Friends Don’t Let Friends Hurt WomenWritten by Julia Spann
Remember the public awareness campaign “Friends Don’t Let Friends Drive Drunk”? It was extremely successful in delivering the message that friends have a responsibility to intervene when their buddies are about to drive drunk.
I was thinking about that campaign in light of the verdict in Steubenville. In that case, the details leaked out over time, in posts on Facebook, Instagram, YouTube and Twitter. I was wondering to myself, how do we spread a similar message of collective responsibility for our friends? We clearly need to connect with all those who watched, aimed their cell phone cameras, and shared images of criminal acts, rather than trying to stop them.
How can we come up with a “Friends don’t let Friends Rape Girls” campaign?
Or what about the “Don’t Mess with Texas” campaign? Texans, proud of living in a state where the rights of individuals live large, effectively signed on to a collective responsibility to care for our state. What if all Texans were urged to protect each other? What if the campaign was “All Texas Women Are My Sister”?
Remember the campaign for women to protect themselves from strangers? Pepper spray, key rings doubling as personal safety devices, classes for young women to travel in packs, instructions that if you are a girl and alone in a parking lot you should look under your car and in your back seat before getting in. One recommendation from that campaign was for girls to always carry a whistle and blow it hard and loud if they were being assaulted. It worked — to the extent that whistle sales increased.
What if we all carried a whistle and blew it, loud and hard, whenever someone threated to sexually exploit someone else? When someone is telling a joke that makes fun of women, whistle once — when someone is bragging about getting a girl to sleep with him against her will, whistle twice.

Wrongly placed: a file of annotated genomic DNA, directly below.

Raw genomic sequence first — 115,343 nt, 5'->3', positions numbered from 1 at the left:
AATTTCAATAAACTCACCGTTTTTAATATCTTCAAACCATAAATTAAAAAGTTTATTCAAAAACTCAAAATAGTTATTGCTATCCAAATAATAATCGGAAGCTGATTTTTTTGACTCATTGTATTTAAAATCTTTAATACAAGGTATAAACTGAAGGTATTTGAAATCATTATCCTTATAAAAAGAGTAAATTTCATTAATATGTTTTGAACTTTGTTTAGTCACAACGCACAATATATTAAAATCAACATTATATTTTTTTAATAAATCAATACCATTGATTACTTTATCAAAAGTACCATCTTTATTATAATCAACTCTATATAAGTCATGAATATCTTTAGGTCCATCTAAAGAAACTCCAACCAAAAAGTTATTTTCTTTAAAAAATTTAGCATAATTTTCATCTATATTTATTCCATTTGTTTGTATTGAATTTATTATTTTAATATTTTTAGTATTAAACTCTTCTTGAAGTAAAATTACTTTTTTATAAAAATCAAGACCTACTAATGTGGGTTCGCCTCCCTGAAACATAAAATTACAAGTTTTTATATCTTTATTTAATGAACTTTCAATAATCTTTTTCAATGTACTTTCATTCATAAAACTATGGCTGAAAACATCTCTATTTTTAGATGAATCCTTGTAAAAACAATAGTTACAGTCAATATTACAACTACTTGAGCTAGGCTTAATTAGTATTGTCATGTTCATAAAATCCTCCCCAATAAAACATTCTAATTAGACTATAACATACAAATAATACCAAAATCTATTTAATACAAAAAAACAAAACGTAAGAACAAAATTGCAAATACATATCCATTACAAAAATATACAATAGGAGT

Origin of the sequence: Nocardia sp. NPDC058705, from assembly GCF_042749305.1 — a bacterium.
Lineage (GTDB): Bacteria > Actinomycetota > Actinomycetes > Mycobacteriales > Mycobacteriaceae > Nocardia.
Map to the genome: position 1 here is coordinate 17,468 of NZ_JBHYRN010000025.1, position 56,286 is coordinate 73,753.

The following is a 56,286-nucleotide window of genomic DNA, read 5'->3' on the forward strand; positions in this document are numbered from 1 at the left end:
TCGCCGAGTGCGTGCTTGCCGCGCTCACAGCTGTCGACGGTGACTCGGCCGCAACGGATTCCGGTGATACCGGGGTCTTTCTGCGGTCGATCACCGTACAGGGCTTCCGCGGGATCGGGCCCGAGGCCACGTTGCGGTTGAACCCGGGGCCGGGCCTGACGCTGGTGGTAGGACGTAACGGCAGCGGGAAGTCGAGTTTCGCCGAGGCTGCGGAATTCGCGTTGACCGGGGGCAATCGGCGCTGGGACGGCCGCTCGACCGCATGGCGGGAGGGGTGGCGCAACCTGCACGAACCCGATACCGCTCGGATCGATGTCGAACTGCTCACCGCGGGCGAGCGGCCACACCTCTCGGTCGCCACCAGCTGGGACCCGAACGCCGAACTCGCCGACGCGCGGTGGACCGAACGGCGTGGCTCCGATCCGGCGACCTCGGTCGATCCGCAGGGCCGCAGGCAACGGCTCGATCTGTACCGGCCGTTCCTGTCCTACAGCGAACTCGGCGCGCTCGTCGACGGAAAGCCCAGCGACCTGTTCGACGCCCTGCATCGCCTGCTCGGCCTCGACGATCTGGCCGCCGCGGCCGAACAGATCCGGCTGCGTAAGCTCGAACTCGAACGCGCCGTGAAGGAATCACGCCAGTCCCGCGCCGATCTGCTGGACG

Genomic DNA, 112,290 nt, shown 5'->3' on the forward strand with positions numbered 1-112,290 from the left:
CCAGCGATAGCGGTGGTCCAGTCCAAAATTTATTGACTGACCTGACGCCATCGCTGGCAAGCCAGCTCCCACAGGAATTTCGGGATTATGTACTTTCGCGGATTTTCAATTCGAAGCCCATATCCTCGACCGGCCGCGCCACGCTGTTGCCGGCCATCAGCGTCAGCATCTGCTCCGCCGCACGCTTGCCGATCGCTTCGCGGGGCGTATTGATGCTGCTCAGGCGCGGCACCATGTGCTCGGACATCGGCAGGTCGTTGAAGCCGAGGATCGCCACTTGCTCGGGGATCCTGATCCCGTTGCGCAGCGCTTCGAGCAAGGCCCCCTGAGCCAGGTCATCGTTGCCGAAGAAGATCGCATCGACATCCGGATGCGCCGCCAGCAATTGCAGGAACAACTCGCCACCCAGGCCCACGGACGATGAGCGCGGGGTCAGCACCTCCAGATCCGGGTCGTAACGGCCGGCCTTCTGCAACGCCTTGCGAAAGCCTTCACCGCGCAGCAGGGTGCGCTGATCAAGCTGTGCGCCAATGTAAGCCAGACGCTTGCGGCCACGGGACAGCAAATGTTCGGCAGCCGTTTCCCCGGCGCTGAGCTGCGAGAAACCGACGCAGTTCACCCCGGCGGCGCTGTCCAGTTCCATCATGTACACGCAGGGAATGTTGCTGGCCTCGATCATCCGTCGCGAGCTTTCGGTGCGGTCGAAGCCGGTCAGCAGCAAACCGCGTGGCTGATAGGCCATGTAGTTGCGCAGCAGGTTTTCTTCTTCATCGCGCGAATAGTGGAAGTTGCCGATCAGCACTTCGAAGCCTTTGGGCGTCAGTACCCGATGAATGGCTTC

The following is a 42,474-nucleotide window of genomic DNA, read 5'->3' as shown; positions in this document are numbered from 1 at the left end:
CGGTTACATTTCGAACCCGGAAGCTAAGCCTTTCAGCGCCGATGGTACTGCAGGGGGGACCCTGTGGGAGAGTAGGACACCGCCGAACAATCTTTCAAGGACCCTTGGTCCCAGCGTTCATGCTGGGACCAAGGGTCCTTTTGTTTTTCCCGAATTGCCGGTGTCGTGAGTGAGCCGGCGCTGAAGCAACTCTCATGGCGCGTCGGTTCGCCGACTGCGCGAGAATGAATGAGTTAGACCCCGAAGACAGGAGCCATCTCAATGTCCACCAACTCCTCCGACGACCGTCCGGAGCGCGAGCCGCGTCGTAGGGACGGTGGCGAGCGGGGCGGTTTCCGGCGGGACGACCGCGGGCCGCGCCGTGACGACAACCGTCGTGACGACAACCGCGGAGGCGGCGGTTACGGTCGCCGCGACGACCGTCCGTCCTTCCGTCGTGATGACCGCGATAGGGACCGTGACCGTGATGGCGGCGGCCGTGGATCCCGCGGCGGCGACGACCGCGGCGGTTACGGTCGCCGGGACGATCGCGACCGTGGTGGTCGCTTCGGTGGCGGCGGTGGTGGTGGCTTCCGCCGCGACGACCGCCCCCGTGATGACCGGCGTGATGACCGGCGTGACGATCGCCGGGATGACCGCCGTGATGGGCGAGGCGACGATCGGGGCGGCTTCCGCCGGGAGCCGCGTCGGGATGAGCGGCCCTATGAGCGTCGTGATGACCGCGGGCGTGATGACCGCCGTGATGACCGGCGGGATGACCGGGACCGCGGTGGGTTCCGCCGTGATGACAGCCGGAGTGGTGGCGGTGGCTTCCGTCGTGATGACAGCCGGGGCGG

Without campaigns like these, how do we ever stop rape, sexual abuse and domestic violence? Since the 1970s, we have developed legal remedies, programs for perpetrators, services to help survivors recognize and avoid violence, and programs to help kids learn the warning signs of dangerous relationships. These are good – and: they are not enough. They don’t get through to the kids at that party in Steubenville, who joked about the rape in text messages and videos.
If we only focus on avoiding victimization, we will not end violence. It is going to take those of us who are in safe and respectful relationships to have the courage to step up, and to teach our children to step up.
Here is what we know: One out of four women will be a victim of sexual or domestic violence in her lifetime. Does that mean that one out of four men will abuse someone? Perhaps, but let’s flip that statistic: Three out of four men will never hurt an intimate partner. Safe, respectful people are the majority. Let’s use our power and influence for good. Let’s intervene.
The gang rape in Steubenville is an example of what happens when nobody intervenes. What if one person had intervened that night in Steubenville? What if someone told the guys that it wasn’t cool, and to stop? What if someone drove the young woman home? What if someone called the police? What if someone recognized that things were getting out of control and threw away all the alcohol? What if the entire community of Steubenville decided that never again in their town would such an atrocity happen?
What we need is to begin to build a culture of intervention and courage. A culture that says it’s OK to stand up to the football team, in the middle of a party, to prevent a crime from occurring.
Could we build such a culture here in Austin? Could we stand up to our athletes, our heroes, if we saw them hurting women? I’d like to believe that in Austin, with our legacy of tolerance and respect for others – not to mention our great creative minds – we could figure out the right words to say, the right message to send, that would prevent sexual assault from happening.
And let’s Keep Austin Weird – and Safe for Women.